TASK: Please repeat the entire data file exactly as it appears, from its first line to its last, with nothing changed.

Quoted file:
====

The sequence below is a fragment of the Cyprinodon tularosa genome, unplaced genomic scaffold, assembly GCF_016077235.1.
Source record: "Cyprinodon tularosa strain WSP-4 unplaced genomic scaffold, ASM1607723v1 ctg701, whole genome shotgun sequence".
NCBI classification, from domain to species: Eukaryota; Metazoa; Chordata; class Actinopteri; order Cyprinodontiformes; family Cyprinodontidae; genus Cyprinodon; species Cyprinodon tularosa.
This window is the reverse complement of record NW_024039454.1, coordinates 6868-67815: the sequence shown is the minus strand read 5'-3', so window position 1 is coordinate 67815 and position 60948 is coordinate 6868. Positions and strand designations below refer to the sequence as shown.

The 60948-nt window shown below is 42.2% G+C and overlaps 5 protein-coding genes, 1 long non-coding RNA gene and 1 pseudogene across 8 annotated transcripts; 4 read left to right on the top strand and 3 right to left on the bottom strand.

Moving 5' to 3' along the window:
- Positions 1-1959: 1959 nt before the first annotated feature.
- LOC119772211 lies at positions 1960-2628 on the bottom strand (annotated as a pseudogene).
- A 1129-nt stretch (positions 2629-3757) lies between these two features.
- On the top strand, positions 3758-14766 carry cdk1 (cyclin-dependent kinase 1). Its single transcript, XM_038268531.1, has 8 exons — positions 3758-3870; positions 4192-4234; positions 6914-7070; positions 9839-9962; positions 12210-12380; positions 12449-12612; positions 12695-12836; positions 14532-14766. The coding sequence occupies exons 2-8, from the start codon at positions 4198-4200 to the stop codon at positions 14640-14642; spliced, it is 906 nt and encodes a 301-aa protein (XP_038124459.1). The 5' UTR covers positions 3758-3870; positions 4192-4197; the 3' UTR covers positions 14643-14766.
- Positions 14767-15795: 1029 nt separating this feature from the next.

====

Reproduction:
The sequence below is a fragment of the Cyprinodon tularosa genome, unplaced genomic scaffold, assembly GCF_016077235.1.
Source record: "Cyprinodon tularosa strain WSP-4 unplaced genomic scaffold, ASM1607723v1 ctg701, whole genome shotgun sequence".
NCBI classification, from domain to species: Eukaryota; Metazoa; Chordata; class Actinopteri; order Cyprinodontiformes; family Cyprinodontidae; genus Cyprinodon; species Cyprinodon tularosa.
This window is the reverse complement of record NW_024039454.1, coordinates 6868-67815: the sequence shown is the minus strand read 5'-3', so window position 1 is coordinate 67815 and position 60948 is coordinate 6868. Positions and strand designations below refer to the sequence as shown.

The 60948-nt window shown below is 42.2% G+C and overlaps 5 protein-coding genes, 1 long non-coding RNA gene and 1 pseudogene across 8 annotated transcripts; 4 read left to right on the top strand and 3 right to left on the bottom strand.

Moving 5' to 3' along the window:
- Positions 1-1959: 1959 nt before the first annotated feature.
- LOC119772211 lies at positions 1960-2628 on the bottom strand (annotated as a pseudogene).
- A 1129-nt stretch (positions 2629-3757) lies between these two features.
- On the top strand, positions 3758-14766 carry cdk1 (cyclin-dependent kinase 1). Its single transcript, XM_038268531.1, has 8 exons — positions 3758-3870; positions 4192-4234; positions 6914-7070; positions 9839-9962; positions 12210-12380; positions 12449-12612; positions 12695-12836; positions 14532-14766. The coding sequence occupies exons 2-8, from the start codon at positions 4198-4200 to the stop codon at positions 14640-14642; spliced, it is 906 nt and encodes a 301-aa protein (XP_038124459.1). The 5' UTR covers positions 3758-3870; positions 4192-4197; the 3' UTR covers positions 14643-14766.
- Positions 14767-15795: 1029 nt separating this feature from the next.